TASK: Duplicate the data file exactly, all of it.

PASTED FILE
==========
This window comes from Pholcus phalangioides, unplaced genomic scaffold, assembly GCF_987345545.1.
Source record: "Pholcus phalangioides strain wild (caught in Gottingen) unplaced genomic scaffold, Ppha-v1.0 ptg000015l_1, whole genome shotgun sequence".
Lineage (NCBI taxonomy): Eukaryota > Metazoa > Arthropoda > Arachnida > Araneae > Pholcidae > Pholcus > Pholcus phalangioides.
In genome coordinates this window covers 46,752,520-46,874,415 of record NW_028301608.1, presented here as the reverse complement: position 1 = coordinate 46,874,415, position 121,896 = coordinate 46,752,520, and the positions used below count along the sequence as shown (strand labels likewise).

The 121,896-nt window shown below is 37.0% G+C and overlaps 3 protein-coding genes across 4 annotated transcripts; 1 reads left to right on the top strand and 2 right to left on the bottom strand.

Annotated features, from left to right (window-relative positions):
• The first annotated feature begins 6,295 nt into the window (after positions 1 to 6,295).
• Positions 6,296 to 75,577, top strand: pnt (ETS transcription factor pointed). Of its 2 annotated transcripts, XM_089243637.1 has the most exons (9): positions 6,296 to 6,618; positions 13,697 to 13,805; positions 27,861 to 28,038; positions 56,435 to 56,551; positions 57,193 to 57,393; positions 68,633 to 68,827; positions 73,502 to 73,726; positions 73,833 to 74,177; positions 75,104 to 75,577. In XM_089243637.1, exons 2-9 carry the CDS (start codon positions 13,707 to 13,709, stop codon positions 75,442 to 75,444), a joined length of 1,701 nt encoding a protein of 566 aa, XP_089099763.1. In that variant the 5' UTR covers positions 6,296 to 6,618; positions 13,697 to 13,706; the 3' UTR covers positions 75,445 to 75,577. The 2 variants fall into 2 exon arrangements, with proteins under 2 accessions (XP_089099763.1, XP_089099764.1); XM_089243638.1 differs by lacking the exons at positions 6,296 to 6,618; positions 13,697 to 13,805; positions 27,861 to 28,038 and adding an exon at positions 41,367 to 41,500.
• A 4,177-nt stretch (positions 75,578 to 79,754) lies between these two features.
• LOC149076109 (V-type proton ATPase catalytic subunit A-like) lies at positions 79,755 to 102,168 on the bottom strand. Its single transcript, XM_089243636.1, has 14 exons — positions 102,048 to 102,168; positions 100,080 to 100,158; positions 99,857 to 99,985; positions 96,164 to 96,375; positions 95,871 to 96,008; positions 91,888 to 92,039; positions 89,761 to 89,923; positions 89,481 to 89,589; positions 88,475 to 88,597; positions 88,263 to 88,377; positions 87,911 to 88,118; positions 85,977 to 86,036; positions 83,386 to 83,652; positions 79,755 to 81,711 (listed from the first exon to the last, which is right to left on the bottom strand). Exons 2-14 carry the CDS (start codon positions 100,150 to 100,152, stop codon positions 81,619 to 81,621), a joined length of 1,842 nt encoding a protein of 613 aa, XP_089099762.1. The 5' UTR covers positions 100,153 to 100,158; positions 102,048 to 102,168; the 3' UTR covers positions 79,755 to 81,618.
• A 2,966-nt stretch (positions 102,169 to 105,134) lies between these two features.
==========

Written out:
This window comes from Pholcus phalangioides, unplaced genomic scaffold, assembly GCF_987345545.1.
Source record: "Pholcus phalangioides strain wild (caught in Gottingen) unplaced genomic scaffold, Ppha-v1.0 ptg000015l_1, whole genome shotgun sequence".
Lineage (NCBI taxonomy): Eukaryota > Metazoa > Arthropoda > Arachnida > Araneae > Pholcidae > Pholcus > Pholcus phalangioides.
In genome coordinates this window covers 46,752,520-46,874,415 of record NW_028301608.1, presented here as the reverse complement: position 1 = coordinate 46,874,415, position 121,896 = coordinate 46,752,520, and the positions used below count along the sequence as shown (strand labels likewise).

The 121,896-nt window shown below is 37.0% G+C and overlaps 3 protein-coding genes across 4 annotated transcripts; 1 reads left to right on the top strand and 2 right to left on the bottom strand.

Annotated features, from left to right (window-relative positions):
• The first annotated feature begins 6,295 nt into the window (after positions 1 to 6,295).
• Positions 6,296 to 75,577, top strand: pnt (ETS transcription factor pointed). Of its 2 annotated transcripts, XM_089243637.1 has the most exons (9): positions 6,296 to 6,618; positions 13,697 to 13,805; positions 27,861 to 28,038; positions 56,435 to 56,551; positions 57,193 to 57,393; positions 68,633 to 68,827; positions 73,502 to 73,726; positions 73,833 to 74,177; positions 75,104 to 75,577. In XM_089243637.1, exons 2-9 carry the CDS (start codon positions 13,707 to 13,709, stop codon positions 75,442 to 75,444), a joined length of 1,701 nt encoding a protein of 566 aa, XP_089099763.1. In that variant the 5' UTR covers positions 6,296 to 6,618; positions 13,697 to 13,706; the 3' UTR covers positions 75,445 to 75,577. The 2 variants fall into 2 exon arrangements, with proteins under 2 accessions (XP_089099763.1, XP_089099764.1); XM_089243638.1 differs by lacking the exons at positions 6,296 to 6,618; positions 13,697 to 13,805; positions 27,861 to 28,038 and adding an exon at positions 41,367 to 41,500.
• A 4,177-nt stretch (positions 75,578 to 79,754) lies between these two features.
• LOC149076109 (V-type proton ATPase catalytic subunit A-like) lies at positions 79,755 to 102,168 on the bottom strand. Its single transcript, XM_089243636.1, has 14 exons — positions 102,048 to 102,168; positions 100,080 to 100,158; positions 99,857 to 99,985; positions 96,164 to 96,375; positions 95,871 to 96,008; positions 91,888 to 92,039; positions 89,761 to 89,923; positions 89,481 to 89,589; positions 88,475 to 88,597; positions 88,263 to 88,377; positions 87,911 to 88,118; positions 85,977 to 86,036; positions 83,386 to 83,652; positions 79,755 to 81,711 (listed from the first exon to the last, which is right to left on the bottom strand). Exons 2-14 carry the CDS (start codon positions 100,150 to 100,152, stop codon positions 81,619 to 81,621), a joined length of 1,842 nt encoding a protein of 613 aa, XP_089099762.1. The 5' UTR covers positions 100,153 to 100,158; positions 102,048 to 102,168; the 3' UTR covers positions 79,755 to 81,618.
• A 2,966-nt stretch (positions 102,169 to 105,134) lies between these two features.